Posted by: Denny Cherry
Bulk Logged Recovery Model, Database Administration, Full Recovery Model, Manageability, Recovery Model, Simple Recovery Model, SQL Server, Storage, Transaction Log
One of the big myths of SQL Server resolves around the transaction log, and how it’s used with the simple recovery model.
Many people think that the simple recovery model doesn’t use the transaction log. More specifically they think that it’s there because it has to be there, but that SQL Server doesn’t actually use it. The reality is that SQL Server still uses the transaction log, much like it does in full or bulk logged recovery modes. There are some transactions which are going to be minimally logged, but for the most part the INSERT, UPDATE and DELETE commands are going to be fully logged just like normal.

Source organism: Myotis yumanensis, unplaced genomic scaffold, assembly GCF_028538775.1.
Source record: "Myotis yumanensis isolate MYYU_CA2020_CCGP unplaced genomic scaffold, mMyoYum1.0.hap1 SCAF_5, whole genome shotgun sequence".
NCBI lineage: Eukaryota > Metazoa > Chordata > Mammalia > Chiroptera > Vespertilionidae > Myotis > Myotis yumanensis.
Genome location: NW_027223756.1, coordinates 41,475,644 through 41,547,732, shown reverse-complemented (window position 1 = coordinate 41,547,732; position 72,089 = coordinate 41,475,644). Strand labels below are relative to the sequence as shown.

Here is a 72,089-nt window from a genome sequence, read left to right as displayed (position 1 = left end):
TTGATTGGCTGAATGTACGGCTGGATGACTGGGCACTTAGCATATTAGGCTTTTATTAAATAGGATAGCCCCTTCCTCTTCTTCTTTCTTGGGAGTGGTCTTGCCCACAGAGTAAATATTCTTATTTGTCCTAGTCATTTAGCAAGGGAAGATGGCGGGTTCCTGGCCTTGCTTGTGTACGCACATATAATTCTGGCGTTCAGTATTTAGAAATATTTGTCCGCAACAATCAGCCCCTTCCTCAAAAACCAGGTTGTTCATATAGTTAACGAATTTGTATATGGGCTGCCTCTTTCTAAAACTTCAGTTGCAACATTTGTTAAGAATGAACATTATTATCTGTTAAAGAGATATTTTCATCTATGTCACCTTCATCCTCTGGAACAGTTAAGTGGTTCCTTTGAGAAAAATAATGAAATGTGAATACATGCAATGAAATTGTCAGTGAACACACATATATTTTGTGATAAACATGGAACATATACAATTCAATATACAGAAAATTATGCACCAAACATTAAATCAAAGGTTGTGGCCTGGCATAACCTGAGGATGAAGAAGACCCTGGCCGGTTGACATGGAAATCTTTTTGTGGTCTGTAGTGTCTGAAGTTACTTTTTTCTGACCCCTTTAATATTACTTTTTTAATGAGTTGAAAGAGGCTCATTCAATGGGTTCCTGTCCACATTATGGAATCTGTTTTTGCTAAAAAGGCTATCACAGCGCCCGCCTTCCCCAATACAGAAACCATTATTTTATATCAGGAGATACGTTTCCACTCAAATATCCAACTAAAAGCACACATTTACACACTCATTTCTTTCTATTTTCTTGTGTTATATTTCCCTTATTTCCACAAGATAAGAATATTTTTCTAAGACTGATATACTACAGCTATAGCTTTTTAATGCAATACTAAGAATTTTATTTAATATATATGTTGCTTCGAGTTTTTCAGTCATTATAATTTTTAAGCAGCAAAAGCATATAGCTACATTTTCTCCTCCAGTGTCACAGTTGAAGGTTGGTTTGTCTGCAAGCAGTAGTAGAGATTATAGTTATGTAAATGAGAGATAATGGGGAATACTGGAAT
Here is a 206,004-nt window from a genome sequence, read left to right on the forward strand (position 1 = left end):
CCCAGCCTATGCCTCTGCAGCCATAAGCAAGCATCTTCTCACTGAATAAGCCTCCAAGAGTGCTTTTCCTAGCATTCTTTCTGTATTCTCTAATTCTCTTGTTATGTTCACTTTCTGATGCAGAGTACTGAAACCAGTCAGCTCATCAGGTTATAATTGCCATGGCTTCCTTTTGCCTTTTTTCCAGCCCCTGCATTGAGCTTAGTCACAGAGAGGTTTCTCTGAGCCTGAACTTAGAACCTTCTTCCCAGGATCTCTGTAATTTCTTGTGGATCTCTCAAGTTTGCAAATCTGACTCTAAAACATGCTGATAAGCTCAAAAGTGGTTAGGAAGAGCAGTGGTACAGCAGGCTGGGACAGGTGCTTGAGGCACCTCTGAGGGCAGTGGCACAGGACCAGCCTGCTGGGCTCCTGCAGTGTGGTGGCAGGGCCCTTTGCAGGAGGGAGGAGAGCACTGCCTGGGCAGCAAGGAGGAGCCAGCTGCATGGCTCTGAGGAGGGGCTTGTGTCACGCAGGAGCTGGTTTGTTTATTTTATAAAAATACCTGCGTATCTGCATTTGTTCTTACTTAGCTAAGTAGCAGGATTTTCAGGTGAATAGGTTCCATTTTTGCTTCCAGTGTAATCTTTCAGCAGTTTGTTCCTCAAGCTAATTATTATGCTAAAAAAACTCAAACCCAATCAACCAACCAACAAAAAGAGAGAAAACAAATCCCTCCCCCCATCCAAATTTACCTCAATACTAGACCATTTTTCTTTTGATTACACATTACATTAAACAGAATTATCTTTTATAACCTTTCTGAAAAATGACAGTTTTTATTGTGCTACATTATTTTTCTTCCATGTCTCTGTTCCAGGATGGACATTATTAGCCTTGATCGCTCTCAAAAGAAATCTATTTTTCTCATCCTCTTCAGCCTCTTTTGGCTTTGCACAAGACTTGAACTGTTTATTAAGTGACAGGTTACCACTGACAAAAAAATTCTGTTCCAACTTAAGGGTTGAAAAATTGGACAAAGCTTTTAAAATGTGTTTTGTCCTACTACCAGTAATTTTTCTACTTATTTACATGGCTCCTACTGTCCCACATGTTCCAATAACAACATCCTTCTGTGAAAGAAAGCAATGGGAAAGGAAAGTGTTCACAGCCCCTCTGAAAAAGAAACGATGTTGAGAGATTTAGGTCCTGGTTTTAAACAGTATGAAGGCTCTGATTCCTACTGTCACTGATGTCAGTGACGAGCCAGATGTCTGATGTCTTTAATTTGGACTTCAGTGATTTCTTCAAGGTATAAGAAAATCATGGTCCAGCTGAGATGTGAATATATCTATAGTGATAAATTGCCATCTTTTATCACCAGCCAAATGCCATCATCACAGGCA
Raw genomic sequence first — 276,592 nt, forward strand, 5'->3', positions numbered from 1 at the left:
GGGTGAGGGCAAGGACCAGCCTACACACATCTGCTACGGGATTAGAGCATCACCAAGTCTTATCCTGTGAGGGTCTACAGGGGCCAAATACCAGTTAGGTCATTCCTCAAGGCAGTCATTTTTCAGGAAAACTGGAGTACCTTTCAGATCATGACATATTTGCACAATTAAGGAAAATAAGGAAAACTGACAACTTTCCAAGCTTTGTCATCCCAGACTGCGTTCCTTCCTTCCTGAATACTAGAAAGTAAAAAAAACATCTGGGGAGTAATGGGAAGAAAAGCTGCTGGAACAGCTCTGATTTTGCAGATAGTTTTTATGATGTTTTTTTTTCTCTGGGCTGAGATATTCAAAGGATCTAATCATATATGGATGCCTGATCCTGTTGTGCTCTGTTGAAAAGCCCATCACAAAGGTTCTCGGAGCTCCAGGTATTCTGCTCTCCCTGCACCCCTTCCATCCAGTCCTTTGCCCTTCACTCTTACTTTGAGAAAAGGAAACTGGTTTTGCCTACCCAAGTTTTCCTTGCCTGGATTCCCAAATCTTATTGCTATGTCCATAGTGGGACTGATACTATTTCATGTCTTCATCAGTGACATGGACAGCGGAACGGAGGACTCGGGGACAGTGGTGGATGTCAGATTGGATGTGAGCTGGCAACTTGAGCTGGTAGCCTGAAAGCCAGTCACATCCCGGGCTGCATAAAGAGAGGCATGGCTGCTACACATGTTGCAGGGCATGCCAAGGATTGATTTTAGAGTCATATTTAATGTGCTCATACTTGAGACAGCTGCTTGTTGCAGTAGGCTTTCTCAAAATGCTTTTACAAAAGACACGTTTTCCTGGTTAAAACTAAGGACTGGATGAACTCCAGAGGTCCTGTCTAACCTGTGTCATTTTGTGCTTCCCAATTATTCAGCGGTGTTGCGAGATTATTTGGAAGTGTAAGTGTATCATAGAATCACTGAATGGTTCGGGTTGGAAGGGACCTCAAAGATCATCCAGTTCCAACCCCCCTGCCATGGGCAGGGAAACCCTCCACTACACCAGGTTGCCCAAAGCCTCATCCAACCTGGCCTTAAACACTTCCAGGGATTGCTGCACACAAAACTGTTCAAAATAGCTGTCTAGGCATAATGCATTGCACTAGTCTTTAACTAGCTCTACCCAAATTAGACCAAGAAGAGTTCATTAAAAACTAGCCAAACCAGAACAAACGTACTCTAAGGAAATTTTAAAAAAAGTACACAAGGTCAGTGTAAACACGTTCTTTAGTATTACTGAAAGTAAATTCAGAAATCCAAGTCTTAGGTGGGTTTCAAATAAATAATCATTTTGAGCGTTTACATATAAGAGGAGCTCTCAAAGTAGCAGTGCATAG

What SQL Server does with the transaction log in simple recovery model is that when the transactions are committed they are written to the transaction log and the pages are dirtied in the buffer pool. When checkpoint runs the dirty pages in the buffer pool are written to the disk. Everything up to this point is basically the same as with the other recovery models. Once the checkpoint has been completed things get different between simple recovery and the other two recovery models. With the simple recovery model the virtual log files which were just checkpointed and had their dirty pages written to disk will be marked as no longer in use (status=0). With bulk logged and full recovery this doesn’t happen until the transaction log backup has been completed.
Hopefully this helps dispel the myth.